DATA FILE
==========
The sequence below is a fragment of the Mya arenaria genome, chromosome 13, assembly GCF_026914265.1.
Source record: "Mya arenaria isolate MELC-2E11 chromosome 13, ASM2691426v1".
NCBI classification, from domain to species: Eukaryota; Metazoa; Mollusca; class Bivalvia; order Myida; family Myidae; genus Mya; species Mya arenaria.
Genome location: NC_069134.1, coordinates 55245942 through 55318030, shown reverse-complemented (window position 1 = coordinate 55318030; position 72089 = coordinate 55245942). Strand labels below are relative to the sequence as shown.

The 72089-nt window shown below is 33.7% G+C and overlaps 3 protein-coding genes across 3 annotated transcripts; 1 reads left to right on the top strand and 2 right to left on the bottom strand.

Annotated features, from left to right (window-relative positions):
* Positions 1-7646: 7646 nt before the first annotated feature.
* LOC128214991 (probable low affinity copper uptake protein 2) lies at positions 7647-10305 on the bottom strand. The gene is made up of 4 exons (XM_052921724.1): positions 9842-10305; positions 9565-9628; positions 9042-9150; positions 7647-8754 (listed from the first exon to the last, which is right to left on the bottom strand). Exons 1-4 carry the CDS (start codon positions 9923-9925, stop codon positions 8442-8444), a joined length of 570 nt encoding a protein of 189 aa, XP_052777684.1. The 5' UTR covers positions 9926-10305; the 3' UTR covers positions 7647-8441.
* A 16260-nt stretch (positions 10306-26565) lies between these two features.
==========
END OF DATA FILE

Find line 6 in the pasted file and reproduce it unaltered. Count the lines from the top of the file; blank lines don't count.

Annotated features, from left to right (window-relative positions):